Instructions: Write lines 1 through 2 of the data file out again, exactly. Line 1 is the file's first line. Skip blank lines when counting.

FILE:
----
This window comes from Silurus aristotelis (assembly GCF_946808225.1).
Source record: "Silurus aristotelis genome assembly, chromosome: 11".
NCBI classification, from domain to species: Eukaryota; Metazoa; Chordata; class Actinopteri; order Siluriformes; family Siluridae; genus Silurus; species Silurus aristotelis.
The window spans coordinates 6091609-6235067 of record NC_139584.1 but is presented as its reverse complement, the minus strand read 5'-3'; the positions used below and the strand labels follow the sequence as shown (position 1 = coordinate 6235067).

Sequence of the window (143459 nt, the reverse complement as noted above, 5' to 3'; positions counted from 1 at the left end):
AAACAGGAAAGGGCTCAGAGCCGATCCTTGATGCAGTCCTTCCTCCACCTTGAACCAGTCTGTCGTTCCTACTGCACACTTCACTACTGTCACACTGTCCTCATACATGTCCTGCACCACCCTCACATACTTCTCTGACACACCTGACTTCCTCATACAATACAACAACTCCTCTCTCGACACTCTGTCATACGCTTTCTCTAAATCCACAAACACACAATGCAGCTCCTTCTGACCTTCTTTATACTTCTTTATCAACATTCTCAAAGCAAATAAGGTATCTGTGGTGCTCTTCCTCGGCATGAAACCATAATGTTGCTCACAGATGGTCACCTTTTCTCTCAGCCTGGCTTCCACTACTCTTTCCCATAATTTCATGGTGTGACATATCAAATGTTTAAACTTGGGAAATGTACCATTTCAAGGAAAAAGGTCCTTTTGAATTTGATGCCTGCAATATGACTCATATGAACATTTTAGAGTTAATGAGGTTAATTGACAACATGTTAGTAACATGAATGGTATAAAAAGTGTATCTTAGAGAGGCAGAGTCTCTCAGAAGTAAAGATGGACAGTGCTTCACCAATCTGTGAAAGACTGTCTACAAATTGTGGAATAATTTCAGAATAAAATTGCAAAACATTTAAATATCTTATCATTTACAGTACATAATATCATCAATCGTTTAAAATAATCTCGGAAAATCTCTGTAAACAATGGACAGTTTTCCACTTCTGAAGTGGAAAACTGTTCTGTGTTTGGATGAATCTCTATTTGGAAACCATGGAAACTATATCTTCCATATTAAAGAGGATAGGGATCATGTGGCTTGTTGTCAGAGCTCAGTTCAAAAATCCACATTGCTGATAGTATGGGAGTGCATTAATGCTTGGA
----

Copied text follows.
This window comes from Silurus aristotelis (assembly GCF_946808225.1).
Source record: "Silurus aristotelis genome assembly, chromosome: 11".